I was preparing to write a post along the lines of The Preacher, remarking on how little had happened since I abandoned serious blogging for Mr. Shakespeare. The first draft (everything written should have at least two drafts) was about four hundred words strong when I put it aside for an afternoon. Before I had a chance to come back to it, Newtown had happened, making my post on the vanity of vanities somewhat ... vain?
Listening to radio coverage of the aftermath of the shooting, I was
struck by a clip from one of the local pastors. When asked by a
reporter what he said to the families of those involved, he replied that
he told them that "he personally believed in an afterlife." Pressed by
the reporter about what account he gave of the shootings, he said that
he didn't try to explain tragedies when they happened, but offered
sympathy and understanding to those who'd suffered.
pastor was kind and infinitely well-intentioned, but something in his
speeches seemed awry. In the first place, it grated that he began his
reference to eternal life with the fateful "I personally." To be sure,
not every denomination accepts the traditional Christian doctrine of
heaven; and certainly the afterlife has historically been a matter of
debate for Jews (and I will not rely on my memory so far as to insist
that the pastor in question may not have been a rabbi). But is this not
a case in which the hobgoblin of dogma is more useful than we like to
think? When a definition or two from a higher authority might come in
handy? When an infallible statement might carry more comfort, as well
as more certitude, than a mere wistfull personal opinion? I do not mean
to mock the minister's offering; like the widow with her mite, he
clearly gave all that he had, and from a full heavy heart. I question
the effectiveness of his consolation, not its earnestness; and I very
much doubt (given his way of speaking and probable theological
circumstances) whether he could have done any better. In the words of
the bowdlerized Stabat, he was "giving all he had to give."
the second place, the refusal—or, along the lines of what was said
above, the probable inability—to give an account of the suffering in the
world, burned me inside. It is not that an account such as the
reporter desired is easy to give. It is not that, were it given, he or
his audience would have been necessarily able to understand or willing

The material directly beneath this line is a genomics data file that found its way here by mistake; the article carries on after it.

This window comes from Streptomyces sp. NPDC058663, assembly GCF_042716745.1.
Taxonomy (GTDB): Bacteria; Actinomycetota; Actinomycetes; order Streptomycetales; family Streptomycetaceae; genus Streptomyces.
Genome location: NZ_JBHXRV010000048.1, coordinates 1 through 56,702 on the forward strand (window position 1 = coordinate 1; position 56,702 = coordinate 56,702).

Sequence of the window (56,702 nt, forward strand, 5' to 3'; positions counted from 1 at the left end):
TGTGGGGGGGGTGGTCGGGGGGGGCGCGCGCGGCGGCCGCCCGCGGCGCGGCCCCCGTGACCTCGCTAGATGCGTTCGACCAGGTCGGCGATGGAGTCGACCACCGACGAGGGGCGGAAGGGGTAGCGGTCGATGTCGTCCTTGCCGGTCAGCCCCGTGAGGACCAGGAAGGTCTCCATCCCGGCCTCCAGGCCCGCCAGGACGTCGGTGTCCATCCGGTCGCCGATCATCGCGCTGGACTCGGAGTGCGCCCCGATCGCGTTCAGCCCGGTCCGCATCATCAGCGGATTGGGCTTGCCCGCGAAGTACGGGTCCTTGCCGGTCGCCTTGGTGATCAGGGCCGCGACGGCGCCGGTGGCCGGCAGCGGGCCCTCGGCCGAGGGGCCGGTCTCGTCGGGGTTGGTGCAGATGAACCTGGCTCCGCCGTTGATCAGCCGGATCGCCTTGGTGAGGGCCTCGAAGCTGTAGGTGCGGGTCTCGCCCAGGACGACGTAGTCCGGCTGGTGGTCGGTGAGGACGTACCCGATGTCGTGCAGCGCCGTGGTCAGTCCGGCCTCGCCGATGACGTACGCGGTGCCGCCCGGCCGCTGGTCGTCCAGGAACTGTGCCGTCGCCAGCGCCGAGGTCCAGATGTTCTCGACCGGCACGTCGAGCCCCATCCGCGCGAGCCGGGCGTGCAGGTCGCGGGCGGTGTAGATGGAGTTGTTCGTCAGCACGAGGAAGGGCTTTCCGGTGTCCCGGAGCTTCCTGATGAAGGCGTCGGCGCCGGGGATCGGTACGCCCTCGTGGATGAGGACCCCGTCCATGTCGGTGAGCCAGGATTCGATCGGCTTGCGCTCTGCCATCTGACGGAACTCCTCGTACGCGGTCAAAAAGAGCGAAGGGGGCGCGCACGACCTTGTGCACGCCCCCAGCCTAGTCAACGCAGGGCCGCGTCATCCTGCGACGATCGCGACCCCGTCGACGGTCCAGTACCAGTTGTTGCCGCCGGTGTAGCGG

to accept it. That theological problem is one of the knottier ones the
world has been set to solve; and that very fact means that many of the
world's greatest thinkers have set out to try to solve it. I can think
of few answers to the problem that I would consider completely
satisfying, but Dostoevsky's and C.S. Lewis' are both remarkably good
and (with a caveat to the listener to examine the originals) capable of
reduction into almost soundbite form.
the minister from offering these replies, or ones like them? Perhaps he
was unacquainted with arguments on the subject; perhaps he could not
accept the arguments he had heard. In either case (and now I will speak
harshly, since the judgment comes natural and ready) he ought perhaps
not to be a minister. A psychologist might offer greater comfort with
equal absence of reason and assurance.
But all this is
neither here nor there. The real problem with the situation was not the
minister's answers themselves—they were merely symptomatic of a greater
disaster. His lack of theological equipment, and his people's lack,
and the lack that is being felt across the country as people everywhere
are forced to ponder the problem of evil as it was manifested at
Newtown—this is all evidence of a general inattendance to religion
except as a frosting, a trimming, a relish, a Christmas-and-Easter
affair, a custom to be indulged in when convenient and ticklish to the
fancy. We (we human beings, we modern Americans) don't like to hear
about evil and sin and judgment and hell from our pulpits on the
occasions when we do make it to church. These are uncomfortable topics;
they force us (if we hear them preached too often) to make difficult
choices that may have inconvenient repercussions in our daily lives.
Even heaven we'd rather not hear about, if it means we must remember we
must die. But then Newtown happens, and we desperately need heaven and
all the rest of it—only we aren't sure we quite believe, because we
haven't kept up the practice of belief.
wonderful TV adaptation of James Herriot's animal stories, Sigfried
Farnon (played by the inimitable Robert Hardy) greets a group of
carolers with typical curmudgeonliness. "It's 'God rest ye merry,
gentlemen,' NOT 'God rest ye, merry gentlemen!'" he shouts. He's
picking nits, but he's right. We are not "merry gentlemen" because we
cannot always be merry, but God will rest us merry, if we let him, if we
keep him in mind, and the reason for his coming.
God rest ye merry, gentlemen,
Let nothing you dismay:
Remember Christ our Savior
Was born upon this day,
To save us all from Satan's power
When we were gone astray ...
There is no cross without its Christmas, but only because—or perhaps, rather, if—there is no Christmas without its cross. That should not be a cause for dismay, but "tidings of comfort and joy."